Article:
The lecturer spoke about interest and started with Irving Fisher’s concept of a crystallised impatience. The point of view is different from that of Marx, and Shakespeare’s work shows this. According to historians, the Venice merchant was more concerned with economics in such matters as interest as the lecturer thinks that Shakespeare is not only an author but a great economist.
Sample Question 03
Ahem. I remember having a conversation with a dear friend of mine who died a couple of years ago – David Frisby who was the translator of the Simmel’s Philosophy of Money. And he was a colleague of mine at LSE and he came to get me for lunch one day and I was reading a book about banking. I said something to him about what I was reading and he said look your book is about money, remember that it is not about banking and I have been thinking about that. And gradually dawning on me that actually, he was right that what we have been witnessing in 2007, 2008, 2009 was a financial crisis and it was a crisis of the financial system. And it wasn’t the same at all as a crisis of money. Money was something more general and more specific. It is a currency, it circulates among people, it’s not reducible to the banking system. It’s not the same as finance. So there are all kinds of ways in which you want to draw out the distinction.
Money is not the same as banking, as the translator of Simmel’s Philosophy of Money, David Frisby, points out. 2007, 2008 and 2009 financial crisis was a financial system crisis and not a money crisis. Money is a general idea used to refer to the asset that circulates in the economy, which is not the same as the very specific financial principle.
Sample Question 04
What does it mean to be dyslexic? A new book The Dyslexia Debate says the term dyslexia is a broad and meaningless label. The book also suggests that children often labelled dyslexic when exhibiting a range of different reading difficulties. One of the authors of this title is Prof. Julian Eliot from Durham University. One of the things that happen quite often when a youngster is struggling is that some well-meaning soul will come along and say have you ever thought that perhaps little Jimmy might be dyslexic. Perhaps you should go and send me off to a dyslexia assessment and see whether he is and if he is then great. Now there are all sorts of problems with that. The first problem is that actually making a diagnosis of dyslexia is not scientific because the criteria that people use vary greatly from one person to another. In other words, what one person thinks as dyslexia another person doesn’t. So firstly you can’t make a decision in a clear consistent way about whether a child is dyslexic not. Secondly, even if you do decide to determine that a child is dyslexic, having done that there is no intervention, no educational treatment you would do differently for that child than any other child who is struggling to read.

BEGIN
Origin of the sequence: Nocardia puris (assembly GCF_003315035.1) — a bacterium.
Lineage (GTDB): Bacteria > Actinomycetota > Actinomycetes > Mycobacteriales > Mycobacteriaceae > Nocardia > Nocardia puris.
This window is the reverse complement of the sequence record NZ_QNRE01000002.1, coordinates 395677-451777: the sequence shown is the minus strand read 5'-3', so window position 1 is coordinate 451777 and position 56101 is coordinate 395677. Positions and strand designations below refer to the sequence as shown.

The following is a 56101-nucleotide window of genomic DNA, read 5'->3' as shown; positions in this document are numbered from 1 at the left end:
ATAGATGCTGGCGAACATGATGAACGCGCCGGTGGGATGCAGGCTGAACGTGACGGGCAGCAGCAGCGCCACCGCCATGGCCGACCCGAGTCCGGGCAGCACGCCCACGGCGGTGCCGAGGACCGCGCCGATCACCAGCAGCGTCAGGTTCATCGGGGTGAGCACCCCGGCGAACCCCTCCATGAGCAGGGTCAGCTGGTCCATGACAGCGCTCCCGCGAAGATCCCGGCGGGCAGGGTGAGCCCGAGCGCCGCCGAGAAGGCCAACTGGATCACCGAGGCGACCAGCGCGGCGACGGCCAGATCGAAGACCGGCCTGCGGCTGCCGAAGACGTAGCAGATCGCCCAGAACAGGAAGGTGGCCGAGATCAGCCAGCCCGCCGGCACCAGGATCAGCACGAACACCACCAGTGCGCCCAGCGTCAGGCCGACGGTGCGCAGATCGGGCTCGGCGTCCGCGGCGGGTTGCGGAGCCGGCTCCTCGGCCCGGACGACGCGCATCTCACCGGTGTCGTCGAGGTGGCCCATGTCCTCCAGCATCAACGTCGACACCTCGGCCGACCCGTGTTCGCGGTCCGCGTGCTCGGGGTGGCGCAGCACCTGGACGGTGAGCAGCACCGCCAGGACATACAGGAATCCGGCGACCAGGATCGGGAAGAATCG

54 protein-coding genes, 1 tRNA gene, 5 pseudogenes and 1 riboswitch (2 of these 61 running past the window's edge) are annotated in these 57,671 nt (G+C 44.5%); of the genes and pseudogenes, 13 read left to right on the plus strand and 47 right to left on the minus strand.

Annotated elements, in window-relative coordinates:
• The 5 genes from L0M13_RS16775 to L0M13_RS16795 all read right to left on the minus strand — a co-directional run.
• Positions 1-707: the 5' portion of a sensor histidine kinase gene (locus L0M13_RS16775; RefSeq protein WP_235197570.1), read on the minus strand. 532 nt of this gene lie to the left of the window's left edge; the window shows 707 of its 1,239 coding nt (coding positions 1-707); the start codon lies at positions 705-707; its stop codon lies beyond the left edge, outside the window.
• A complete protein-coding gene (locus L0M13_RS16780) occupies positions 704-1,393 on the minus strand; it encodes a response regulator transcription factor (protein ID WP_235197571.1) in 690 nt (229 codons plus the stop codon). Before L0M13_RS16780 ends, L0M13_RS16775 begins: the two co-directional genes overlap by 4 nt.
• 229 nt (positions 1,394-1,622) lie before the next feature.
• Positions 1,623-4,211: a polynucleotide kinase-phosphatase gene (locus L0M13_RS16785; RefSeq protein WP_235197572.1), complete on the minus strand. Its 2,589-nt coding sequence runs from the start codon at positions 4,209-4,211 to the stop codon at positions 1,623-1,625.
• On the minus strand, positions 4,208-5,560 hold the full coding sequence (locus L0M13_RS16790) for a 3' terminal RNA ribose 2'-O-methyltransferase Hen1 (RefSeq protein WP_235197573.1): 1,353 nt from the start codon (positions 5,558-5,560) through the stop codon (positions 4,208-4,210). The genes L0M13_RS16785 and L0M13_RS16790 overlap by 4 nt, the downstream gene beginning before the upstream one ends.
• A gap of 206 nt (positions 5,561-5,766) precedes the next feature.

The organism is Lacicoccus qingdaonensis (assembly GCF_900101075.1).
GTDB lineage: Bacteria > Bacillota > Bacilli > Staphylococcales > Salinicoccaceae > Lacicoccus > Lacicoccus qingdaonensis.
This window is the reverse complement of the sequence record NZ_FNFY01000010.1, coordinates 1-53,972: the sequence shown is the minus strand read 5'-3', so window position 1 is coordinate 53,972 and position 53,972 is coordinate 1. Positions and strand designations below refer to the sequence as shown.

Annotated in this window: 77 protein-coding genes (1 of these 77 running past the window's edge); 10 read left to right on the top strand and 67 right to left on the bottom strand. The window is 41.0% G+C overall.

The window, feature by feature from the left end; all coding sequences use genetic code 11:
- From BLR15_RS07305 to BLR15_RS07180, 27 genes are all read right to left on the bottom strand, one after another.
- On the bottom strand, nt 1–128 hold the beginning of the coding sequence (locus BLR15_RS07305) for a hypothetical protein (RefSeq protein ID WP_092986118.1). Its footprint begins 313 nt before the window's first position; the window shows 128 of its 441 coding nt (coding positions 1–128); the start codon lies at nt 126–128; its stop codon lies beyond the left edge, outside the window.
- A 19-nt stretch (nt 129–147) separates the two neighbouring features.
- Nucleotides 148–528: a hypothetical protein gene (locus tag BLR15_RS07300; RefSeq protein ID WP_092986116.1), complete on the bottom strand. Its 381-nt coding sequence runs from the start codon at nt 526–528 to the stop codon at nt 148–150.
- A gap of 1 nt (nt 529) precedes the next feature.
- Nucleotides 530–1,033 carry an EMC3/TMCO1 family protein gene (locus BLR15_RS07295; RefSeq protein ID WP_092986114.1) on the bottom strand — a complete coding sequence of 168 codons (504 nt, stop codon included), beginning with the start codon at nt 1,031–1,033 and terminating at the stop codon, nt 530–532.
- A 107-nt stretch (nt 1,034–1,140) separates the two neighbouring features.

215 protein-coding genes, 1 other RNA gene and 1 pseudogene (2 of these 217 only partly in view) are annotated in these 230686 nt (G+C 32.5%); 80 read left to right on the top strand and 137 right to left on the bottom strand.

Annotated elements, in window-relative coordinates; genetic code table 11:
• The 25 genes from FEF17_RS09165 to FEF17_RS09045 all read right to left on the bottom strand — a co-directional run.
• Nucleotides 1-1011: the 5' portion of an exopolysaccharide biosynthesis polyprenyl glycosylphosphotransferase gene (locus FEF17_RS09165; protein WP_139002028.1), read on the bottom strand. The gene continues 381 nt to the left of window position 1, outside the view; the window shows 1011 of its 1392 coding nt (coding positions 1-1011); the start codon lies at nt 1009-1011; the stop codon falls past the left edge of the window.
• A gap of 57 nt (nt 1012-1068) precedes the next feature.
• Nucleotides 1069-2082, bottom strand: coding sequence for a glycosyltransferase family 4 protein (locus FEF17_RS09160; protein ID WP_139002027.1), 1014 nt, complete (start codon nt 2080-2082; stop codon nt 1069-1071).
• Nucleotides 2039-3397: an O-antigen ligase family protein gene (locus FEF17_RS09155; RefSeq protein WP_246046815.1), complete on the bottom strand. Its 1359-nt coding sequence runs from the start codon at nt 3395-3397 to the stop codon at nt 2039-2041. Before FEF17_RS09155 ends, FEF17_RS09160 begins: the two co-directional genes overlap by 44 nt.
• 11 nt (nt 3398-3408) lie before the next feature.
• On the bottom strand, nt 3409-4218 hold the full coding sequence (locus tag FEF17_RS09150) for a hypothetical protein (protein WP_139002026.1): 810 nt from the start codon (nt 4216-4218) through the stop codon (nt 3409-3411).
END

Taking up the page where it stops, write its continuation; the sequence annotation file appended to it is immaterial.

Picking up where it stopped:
The new book, The Debate insists that Dyslexia is a term which is sometimes a misused label. Children are often referred to as having dyslexia when it may be any other trouble reading, according to Prof. Julian Eliot.
There is no reliable way to diagnose dyslexia, nor is there a special learning therapy for diagnosed children with it. Thus it makes no sense to mark anyone as dyslexic.
Sample Question 05
In the last 50 years, there has been no apparent increase in personal happiness in Western nations, despite steadily growing economies. In both Europe and the USA surveys have found no greater level of happiness since the 1950s, which seems strange since wealthier people generally claim to be happier than poorer people.
In America, for example, more than a third of the richest group said they were ‘very happy’, while only half this number of the poorest made the same claim. Although it would be logical to expect that rising national wealth would lead to greater national happiness, this has not happened. Individually, more money does seem to increase happiness, but when everyone gets richer, no one appears to feel better.
Economists have recently paid more attention to studying happiness, instead of the more traditional GDP per person. One suggestion has been that people rapidly get used to improvements, and therefore devalue them. Central heating is a good example: whereas 30 years ago it was a luxury item, today it is standard in nearly every home.
The speaker argues that while Western economies have developed since the 1950s, happiness has not risen in parallel.
Surveys suggest that wealthy people typically claim they are happier than poor people, but it does not appear that while individuals may be happier, society as a whole may not. One potential reason is that people get used to changes early and thus don’t appreciate it.